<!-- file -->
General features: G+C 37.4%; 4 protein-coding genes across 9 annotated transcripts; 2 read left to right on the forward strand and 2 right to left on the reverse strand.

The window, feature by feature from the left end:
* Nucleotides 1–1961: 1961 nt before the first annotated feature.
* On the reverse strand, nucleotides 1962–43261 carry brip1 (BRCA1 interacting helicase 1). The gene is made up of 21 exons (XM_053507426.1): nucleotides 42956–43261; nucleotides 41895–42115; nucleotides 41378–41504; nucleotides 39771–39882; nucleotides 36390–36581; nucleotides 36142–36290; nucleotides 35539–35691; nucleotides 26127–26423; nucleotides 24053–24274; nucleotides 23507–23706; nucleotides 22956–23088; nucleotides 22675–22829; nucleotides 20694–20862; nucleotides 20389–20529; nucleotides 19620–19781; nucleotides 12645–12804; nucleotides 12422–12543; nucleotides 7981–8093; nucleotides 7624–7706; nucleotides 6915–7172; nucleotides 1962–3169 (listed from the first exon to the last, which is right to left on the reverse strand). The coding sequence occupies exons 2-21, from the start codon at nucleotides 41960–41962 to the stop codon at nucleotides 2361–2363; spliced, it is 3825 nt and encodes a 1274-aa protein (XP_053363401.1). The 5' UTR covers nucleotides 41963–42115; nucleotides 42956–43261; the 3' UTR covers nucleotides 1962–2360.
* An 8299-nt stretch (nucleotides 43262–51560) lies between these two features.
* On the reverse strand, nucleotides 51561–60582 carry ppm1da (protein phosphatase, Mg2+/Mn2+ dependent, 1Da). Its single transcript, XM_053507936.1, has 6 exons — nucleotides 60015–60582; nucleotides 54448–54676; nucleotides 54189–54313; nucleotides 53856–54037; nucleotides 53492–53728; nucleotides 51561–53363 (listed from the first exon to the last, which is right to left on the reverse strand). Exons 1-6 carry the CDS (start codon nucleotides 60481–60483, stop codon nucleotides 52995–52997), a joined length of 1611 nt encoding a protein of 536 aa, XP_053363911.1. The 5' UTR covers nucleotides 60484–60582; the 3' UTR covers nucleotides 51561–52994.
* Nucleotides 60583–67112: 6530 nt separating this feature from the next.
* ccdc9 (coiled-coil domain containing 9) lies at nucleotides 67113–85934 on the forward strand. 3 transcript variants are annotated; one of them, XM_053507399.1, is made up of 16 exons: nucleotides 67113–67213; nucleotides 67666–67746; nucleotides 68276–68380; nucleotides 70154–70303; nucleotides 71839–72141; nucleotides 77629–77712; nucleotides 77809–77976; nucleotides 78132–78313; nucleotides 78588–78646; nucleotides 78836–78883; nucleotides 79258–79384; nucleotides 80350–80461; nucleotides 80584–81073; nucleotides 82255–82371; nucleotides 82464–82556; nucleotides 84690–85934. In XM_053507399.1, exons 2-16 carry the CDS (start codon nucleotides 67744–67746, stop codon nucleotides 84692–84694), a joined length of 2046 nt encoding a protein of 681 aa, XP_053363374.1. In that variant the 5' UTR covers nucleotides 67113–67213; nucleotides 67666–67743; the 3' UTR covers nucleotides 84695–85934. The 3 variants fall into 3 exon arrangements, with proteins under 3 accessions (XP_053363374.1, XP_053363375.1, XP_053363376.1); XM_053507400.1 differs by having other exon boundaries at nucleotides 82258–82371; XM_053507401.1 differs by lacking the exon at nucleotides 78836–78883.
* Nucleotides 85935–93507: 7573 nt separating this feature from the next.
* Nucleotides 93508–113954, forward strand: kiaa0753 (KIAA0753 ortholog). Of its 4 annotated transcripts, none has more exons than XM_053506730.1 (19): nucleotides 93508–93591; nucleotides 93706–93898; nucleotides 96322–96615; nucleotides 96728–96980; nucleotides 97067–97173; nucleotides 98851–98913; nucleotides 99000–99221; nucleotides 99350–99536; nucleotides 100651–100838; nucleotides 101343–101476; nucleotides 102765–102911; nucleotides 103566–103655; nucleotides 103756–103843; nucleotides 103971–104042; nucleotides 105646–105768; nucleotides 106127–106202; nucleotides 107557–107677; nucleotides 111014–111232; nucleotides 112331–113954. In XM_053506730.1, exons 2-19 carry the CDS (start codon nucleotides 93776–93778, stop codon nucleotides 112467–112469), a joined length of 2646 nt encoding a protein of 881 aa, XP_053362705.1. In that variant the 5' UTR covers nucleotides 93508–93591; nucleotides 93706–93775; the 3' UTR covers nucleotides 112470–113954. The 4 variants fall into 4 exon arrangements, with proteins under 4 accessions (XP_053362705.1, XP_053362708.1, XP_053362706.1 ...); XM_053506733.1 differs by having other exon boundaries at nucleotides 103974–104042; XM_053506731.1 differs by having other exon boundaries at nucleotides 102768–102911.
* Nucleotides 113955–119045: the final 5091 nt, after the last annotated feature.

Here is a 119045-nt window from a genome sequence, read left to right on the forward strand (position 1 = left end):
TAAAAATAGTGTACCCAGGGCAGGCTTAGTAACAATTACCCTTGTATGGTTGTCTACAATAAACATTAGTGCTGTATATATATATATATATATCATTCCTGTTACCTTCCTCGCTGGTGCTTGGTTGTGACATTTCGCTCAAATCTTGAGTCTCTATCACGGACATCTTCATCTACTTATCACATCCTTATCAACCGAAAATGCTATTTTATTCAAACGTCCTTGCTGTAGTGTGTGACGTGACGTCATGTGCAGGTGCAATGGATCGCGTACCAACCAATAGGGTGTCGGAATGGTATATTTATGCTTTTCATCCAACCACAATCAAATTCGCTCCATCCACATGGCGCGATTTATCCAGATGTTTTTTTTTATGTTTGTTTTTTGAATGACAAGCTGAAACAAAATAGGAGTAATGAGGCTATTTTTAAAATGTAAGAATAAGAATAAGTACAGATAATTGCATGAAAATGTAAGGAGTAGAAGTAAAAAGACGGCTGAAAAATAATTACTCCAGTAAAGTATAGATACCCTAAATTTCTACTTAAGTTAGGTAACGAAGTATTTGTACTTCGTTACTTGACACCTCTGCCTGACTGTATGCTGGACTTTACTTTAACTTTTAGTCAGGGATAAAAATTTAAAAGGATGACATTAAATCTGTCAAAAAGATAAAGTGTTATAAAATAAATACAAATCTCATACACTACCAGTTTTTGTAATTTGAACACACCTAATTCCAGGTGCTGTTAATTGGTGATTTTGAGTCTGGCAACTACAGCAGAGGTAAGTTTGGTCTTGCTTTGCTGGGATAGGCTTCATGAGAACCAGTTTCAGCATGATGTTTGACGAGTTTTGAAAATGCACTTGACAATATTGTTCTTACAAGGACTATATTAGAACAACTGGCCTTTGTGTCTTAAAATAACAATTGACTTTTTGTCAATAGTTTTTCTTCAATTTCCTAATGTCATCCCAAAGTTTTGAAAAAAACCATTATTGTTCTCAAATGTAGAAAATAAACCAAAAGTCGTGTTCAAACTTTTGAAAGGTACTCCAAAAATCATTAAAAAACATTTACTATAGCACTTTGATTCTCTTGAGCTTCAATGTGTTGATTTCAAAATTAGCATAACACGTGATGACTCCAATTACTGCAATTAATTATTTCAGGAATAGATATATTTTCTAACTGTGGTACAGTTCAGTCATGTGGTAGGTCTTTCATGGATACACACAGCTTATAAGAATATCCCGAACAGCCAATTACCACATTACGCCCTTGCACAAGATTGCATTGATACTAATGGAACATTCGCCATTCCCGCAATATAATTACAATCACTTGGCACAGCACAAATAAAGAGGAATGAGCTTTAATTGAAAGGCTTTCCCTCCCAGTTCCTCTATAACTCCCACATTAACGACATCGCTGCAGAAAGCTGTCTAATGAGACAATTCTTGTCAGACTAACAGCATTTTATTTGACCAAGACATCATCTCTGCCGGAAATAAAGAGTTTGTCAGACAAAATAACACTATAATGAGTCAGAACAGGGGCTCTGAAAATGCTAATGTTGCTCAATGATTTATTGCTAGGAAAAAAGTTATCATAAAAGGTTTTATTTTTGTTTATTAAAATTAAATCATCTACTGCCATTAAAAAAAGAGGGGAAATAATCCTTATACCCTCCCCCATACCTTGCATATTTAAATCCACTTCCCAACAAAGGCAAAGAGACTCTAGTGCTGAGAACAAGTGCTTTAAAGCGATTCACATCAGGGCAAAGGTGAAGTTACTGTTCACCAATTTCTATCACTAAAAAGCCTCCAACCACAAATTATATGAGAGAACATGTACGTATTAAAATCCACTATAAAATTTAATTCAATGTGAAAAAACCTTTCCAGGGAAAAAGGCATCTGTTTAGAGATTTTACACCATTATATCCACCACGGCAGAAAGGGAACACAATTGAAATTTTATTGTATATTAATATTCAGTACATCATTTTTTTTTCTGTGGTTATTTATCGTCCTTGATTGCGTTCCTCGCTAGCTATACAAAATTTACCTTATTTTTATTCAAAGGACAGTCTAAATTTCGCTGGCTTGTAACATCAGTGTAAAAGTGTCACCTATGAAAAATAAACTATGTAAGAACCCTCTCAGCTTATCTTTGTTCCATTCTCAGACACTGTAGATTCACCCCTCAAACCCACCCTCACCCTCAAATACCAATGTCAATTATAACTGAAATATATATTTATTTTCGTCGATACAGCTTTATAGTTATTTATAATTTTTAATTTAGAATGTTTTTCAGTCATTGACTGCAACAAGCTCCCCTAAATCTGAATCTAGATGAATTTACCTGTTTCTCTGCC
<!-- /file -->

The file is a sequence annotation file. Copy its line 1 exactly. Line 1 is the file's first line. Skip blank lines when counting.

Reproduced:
General features: G+C 37.4%; 4 protein-coding genes across 9 annotated transcripts; 2 read left to right on the forward strand and 2 right to left on the reverse strand.